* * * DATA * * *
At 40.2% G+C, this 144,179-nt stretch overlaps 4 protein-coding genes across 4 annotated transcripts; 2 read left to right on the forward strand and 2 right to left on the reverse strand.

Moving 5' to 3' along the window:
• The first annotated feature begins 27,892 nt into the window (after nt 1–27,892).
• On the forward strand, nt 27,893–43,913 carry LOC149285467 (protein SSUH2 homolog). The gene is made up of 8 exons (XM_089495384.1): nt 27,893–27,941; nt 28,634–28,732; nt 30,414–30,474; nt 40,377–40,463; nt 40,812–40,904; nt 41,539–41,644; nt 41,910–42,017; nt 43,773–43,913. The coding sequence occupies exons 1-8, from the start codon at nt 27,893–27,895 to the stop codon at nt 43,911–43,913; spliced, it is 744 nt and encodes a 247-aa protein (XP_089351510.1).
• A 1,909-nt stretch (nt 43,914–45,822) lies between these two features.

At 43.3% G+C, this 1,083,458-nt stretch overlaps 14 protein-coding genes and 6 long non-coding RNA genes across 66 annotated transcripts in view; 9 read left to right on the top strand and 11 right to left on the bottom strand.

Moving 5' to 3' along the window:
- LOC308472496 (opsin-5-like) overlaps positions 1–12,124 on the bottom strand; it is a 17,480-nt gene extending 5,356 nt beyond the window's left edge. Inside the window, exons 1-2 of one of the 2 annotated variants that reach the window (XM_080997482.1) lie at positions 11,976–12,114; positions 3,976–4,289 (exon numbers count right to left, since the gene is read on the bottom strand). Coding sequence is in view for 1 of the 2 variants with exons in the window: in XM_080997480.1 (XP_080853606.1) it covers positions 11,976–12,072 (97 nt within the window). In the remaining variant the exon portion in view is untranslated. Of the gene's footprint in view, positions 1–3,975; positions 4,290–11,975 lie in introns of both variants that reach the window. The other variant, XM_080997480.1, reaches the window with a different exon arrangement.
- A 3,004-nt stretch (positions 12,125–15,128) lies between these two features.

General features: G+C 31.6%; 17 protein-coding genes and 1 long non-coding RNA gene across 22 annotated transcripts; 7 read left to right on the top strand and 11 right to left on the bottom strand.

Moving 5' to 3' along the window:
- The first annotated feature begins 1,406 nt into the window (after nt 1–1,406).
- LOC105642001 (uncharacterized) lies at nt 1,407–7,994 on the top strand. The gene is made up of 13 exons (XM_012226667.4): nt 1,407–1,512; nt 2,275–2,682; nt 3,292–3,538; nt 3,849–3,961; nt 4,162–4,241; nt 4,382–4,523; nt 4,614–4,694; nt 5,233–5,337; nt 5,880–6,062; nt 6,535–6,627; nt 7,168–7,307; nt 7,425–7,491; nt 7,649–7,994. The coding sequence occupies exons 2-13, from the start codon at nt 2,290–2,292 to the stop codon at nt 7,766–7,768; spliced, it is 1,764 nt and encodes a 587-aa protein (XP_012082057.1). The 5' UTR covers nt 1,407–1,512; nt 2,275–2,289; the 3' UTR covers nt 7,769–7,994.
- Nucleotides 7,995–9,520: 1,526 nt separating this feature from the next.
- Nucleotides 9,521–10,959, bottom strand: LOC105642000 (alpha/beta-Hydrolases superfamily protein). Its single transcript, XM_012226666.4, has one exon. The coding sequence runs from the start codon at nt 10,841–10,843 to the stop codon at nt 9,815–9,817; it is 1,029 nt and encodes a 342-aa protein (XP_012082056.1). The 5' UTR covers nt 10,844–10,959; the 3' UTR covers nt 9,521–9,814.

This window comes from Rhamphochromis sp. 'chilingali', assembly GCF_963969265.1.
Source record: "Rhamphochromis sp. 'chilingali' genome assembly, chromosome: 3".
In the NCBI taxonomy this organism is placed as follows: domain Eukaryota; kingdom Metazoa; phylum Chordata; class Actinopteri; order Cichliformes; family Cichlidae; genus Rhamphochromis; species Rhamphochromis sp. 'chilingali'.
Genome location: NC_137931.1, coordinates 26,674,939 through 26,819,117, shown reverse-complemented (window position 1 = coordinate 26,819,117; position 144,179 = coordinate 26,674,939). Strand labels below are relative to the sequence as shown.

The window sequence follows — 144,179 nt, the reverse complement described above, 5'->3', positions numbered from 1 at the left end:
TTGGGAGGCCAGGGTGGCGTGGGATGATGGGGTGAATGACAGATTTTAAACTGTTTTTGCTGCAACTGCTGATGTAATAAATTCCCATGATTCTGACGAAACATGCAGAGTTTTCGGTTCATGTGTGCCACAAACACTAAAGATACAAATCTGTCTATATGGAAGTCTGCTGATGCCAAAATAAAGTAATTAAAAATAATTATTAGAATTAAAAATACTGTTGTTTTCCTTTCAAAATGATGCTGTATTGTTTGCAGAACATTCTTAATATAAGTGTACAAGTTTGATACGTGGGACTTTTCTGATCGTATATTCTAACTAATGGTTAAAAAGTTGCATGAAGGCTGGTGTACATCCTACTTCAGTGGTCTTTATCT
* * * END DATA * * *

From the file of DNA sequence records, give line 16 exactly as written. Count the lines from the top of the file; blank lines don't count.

This window comes from Rhamphochromis sp. 'chilingali', assembly GCF_963969265.1.